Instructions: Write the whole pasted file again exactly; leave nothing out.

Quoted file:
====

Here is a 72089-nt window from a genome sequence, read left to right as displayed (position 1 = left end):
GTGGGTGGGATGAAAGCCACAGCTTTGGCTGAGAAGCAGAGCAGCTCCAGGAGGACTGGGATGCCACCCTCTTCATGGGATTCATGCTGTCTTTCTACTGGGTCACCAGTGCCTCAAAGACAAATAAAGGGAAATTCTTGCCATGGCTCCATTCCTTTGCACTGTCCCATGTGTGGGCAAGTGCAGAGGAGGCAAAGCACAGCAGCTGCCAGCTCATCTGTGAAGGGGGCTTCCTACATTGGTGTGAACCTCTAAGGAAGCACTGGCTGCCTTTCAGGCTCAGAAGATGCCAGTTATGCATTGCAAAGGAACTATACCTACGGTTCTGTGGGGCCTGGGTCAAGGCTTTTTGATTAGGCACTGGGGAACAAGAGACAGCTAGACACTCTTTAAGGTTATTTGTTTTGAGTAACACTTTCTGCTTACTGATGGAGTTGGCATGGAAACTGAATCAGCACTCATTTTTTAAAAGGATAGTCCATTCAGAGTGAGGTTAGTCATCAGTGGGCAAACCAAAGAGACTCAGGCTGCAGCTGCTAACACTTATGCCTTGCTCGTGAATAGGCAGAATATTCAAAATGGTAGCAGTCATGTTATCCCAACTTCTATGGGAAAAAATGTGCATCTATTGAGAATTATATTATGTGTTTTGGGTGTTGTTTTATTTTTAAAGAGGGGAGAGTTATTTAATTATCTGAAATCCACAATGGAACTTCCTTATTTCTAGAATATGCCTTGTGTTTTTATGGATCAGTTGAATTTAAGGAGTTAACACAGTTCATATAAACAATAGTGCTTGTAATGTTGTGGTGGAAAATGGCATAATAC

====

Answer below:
Here is a 72089-nt window from a genome sequence, read left to right as displayed (position 1 = left end):
GTGGGTGGGATGAAAGCCACAGCTTTGGCTGAGAAGCAGAGCAGCTCCAGGAGGACTGGGATGCCACCCTCTTCATGGGATTCATGCTGTCTTTCTACTGGGTCACCAGTGCCTCAAAGACAAATAAAGGGAAATTCTTGCCATGGCTCCATTCCTTTGCACTGTCCCATGTGTGGGCAAGTGCAGAGGAGGCAAAGCACAGCAGCTGCCAGCTCATCTGTGAAGGGGGCTTCCTACATTGGTGTGAACCTCTAAGGAAGCACTGGCTGCCTTTCAGGCTCAGAAGATGCCAGTTATGCATTGCAAAGGAACTATACCTACGGTTCTGTGGGGCCTGGGTCAAGGCTTTTTGATTAGGCACTGGGGAACAAGAGACAGCTAGACACTCTTTAAGGTTATTTGTTTTGAGTAACACTTTCTGCTTACTGATGGAGTTGGCATGGAAACTGAATCAGCACTCATTTTTTAAAAGGATAGTCCATTCAGAGTGAGGTTAGTCATCAGTGGGCAAACCAAAGAGACTCAGGCTGCAGCTGCTAACACTTATGCCTTGCTCGTGAATAGGCAGAATATTCAAAATGGTAGCAGTCATGTTATCCCAACTTCTATGGGAAAAAATGTGCATCTATTGAGAATTATATTATGTGTTTTGGGTGTTGTTTTATTTTTAAAGAGGGGAGAGTTATTTAATTATCTGAAATCCACAATGGAACTTCCTTATTTCTAGAATATGCCTTGTGTTTTTATGGATCAGTTGAATTTAAGGAGTTAACACAGTTCATATAAACAATAGTGCTTGTAATGTTGTGGTGGAAAATGGCATAATAC